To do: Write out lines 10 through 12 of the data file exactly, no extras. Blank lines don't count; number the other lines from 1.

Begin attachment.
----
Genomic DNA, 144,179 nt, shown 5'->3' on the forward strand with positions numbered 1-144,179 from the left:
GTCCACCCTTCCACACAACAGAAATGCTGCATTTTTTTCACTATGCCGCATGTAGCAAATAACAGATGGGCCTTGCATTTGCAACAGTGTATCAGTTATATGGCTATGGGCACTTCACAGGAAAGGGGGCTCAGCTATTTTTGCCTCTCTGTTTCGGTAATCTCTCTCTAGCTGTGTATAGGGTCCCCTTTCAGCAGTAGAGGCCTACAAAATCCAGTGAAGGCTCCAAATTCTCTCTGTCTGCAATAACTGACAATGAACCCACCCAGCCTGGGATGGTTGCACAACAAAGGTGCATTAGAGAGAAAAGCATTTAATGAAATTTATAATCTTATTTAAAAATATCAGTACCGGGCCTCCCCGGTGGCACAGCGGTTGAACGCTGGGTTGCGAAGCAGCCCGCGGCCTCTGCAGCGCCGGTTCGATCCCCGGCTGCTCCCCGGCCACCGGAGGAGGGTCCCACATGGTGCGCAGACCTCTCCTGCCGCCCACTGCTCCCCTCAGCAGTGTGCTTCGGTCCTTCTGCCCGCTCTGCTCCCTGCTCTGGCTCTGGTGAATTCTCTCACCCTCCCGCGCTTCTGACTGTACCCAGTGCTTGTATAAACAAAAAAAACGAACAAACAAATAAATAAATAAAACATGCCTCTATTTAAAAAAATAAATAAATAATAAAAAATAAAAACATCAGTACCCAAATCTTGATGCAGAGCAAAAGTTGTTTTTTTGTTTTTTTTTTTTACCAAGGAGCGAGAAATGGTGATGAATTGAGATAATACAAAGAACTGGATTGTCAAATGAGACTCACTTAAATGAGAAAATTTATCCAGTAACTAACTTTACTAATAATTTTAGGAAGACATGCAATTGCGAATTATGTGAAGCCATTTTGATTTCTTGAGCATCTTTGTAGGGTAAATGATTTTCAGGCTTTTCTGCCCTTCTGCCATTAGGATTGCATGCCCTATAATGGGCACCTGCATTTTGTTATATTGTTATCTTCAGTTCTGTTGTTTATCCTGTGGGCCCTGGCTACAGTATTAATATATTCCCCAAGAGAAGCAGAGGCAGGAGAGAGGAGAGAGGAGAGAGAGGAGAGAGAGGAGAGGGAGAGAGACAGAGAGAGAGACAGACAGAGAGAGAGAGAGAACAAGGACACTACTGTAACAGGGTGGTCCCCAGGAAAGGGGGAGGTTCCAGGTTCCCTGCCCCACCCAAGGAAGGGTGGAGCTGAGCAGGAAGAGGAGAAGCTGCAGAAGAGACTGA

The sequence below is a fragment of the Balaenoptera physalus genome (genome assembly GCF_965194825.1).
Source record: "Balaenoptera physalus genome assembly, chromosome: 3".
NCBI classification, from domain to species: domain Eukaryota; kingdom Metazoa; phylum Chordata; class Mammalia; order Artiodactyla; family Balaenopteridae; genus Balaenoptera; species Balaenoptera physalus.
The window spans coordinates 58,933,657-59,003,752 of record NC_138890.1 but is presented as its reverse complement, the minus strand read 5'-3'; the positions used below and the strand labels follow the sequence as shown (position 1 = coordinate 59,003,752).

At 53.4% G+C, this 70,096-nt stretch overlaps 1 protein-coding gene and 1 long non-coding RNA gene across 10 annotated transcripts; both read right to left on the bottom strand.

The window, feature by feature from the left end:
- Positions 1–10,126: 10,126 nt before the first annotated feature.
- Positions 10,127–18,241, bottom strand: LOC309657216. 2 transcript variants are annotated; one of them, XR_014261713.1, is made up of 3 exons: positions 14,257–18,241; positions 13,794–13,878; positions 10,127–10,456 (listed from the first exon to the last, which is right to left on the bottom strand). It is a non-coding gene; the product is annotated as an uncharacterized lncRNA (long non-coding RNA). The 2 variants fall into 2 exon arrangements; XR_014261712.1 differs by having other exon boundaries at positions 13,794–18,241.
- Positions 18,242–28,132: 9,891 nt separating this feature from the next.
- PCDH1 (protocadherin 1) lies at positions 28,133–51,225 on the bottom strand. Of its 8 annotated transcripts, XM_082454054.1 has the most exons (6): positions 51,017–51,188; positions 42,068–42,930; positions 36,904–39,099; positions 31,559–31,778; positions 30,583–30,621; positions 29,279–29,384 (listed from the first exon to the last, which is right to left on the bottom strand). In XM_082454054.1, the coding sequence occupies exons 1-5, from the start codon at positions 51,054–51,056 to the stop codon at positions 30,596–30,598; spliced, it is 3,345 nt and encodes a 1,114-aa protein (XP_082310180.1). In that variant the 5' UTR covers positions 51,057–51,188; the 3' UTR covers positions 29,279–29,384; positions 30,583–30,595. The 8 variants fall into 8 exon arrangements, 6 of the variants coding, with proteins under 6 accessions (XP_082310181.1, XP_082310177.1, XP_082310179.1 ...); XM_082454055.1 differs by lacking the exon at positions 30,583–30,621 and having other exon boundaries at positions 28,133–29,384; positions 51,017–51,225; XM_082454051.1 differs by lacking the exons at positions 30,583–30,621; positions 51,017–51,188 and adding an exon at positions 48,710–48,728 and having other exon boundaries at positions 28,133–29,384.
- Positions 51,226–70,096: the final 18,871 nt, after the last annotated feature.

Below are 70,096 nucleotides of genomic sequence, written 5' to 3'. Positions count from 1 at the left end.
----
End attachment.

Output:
- Positions 10,127–18,241, bottom strand: LOC309657216. 2 transcript variants are annotated; one of them, XR_014261713.1, is made up of 3 exons: positions 14,257–18,241; positions 13,794–13,878; positions 10,127–10,456 (listed from the first exon to the last, which is right to left on the bottom strand). It is a non-coding gene; the product is annotated as an uncharacterized lncRNA (long non-coding RNA). The 2 variants fall into 2 exon arrangements; XR_014261712.1 differs by having other exon boundaries at positions 13,794–18,241.
- Positions 18,242–28,132: 9,891 nt separating this feature from the next.
- PCDH1 (protocadherin 1) lies at positions 28,133–51,225 on the bottom strand. Of its 8 annotated transcripts, XM_082454054.1 has the most exons (6): positions 51,017–51,188; positions 42,068–42,930; positions 36,904–39,099; positions 31,559–31,778; positions 30,583–30,621; positions 29,279–29,384 (listed from the first exon to the last, which is right to left on the bottom strand). In XM_082454054.1, the coding sequence occupies exons 1-5, from the start codon at positions 51,054–51,056 to the stop codon at positions 30,596–30,598; spliced, it is 3,345 nt and encodes a 1,114-aa protein (XP_082310180.1). In that variant the 5' UTR covers positions 51,057–51,188; the 3' UTR covers positions 29,279–29,384; positions 30,583–30,595. The 8 variants fall into 8 exon arrangements, 6 of the variants coding, with proteins under 6 accessions (XP_082310181.1, XP_082310177.1, XP_082310179.1 ...); XM_082454055.1 differs by lacking the exon at positions 30,583–30,621 and having other exon boundaries at positions 28,133–29,384; positions 51,017–51,225; XM_082454051.1 differs by lacking the exons at positions 30,583–30,621; positions 51,017–51,188 and adding an exon at positions 48,710–48,728 and having other exon boundaries at positions 28,133–29,384.